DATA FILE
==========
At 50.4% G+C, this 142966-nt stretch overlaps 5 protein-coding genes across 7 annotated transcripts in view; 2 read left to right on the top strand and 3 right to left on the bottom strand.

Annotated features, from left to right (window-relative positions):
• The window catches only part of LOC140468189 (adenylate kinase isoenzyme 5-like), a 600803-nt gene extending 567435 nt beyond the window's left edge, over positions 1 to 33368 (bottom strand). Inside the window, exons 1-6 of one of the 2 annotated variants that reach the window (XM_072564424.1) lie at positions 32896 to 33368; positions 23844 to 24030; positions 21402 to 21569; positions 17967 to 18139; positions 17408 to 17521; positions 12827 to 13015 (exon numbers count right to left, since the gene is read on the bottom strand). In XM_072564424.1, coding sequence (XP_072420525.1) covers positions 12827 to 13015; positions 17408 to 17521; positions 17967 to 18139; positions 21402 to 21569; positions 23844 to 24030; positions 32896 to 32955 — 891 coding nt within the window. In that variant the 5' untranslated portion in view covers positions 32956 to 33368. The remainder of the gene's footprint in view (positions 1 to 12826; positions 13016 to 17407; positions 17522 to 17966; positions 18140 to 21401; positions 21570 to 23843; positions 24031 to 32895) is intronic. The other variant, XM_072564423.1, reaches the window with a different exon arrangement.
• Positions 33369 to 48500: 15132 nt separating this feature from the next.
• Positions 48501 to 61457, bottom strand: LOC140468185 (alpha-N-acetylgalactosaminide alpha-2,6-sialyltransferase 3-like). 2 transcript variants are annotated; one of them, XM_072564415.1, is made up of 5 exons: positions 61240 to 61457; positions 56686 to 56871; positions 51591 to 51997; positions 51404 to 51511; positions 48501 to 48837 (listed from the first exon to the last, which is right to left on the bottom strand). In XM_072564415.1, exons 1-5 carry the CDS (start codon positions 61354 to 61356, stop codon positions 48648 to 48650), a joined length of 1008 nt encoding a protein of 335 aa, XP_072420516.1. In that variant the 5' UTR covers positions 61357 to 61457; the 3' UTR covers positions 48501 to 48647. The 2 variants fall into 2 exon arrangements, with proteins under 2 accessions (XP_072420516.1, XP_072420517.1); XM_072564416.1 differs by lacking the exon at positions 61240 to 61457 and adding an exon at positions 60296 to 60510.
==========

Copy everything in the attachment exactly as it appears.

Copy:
At 50.4% G+C, this 142966-nt stretch overlaps 5 protein-coding genes across 7 annotated transcripts in view; 2 read left to right on the top strand and 3 right to left on the bottom strand.

Annotated features, from left to right (window-relative positions):
• The window catches only part of LOC140468189 (adenylate kinase isoenzyme 5-like), a 600803-nt gene extending 567435 nt beyond the window's left edge, over positions 1 to 33368 (bottom strand). Inside the window, exons 1-6 of one of the 2 annotated variants that reach the window (XM_072564424.1) lie at positions 32896 to 33368; positions 23844 to 24030; positions 21402 to 21569; positions 17967 to 18139; positions 17408 to 17521; positions 12827 to 13015 (exon numbers count right to left, since the gene is read on the bottom strand). In XM_072564424.1, coding sequence (XP_072420525.1) covers positions 12827 to 13015; positions 17408 to 17521; positions 17967 to 18139; positions 21402 to 21569; positions 23844 to 24030; positions 32896 to 32955 — 891 coding nt within the window. In that variant the 5' untranslated portion in view covers positions 32956 to 33368. The remainder of the gene's footprint in view (positions 1 to 12826; positions 13016 to 17407; positions 17522 to 17966; positions 18140 to 21401; positions 21570 to 23843; positions 24031 to 32895) is intronic. The other variant, XM_072564423.1, reaches the window with a different exon arrangement.
• Positions 33369 to 48500: 15132 nt separating this feature from the next.
• Positions 48501 to 61457, bottom strand: LOC140468185 (alpha-N-acetylgalactosaminide alpha-2,6-sialyltransferase 3-like). 2 transcript variants are annotated; one of them, XM_072564415.1, is made up of 5 exons: positions 61240 to 61457; positions 56686 to 56871; positions 51591 to 51997; positions 51404 to 51511; positions 48501 to 48837 (listed from the first exon to the last, which is right to left on the bottom strand). In XM_072564415.1, exons 1-5 carry the CDS (start codon positions 61354 to 61356, stop codon positions 48648 to 48650), a joined length of 1008 nt encoding a protein of 335 aa, XP_072420516.1. In that variant the 5' UTR covers positions 61357 to 61457; the 3' UTR covers positions 48501 to 48647. The 2 variants fall into 2 exon arrangements, with proteins under 2 accessions (XP_072420516.1, XP_072420517.1); XM_072564416.1 differs by lacking the exon at positions 61240 to 61457 and adding an exon at positions 60296 to 60510.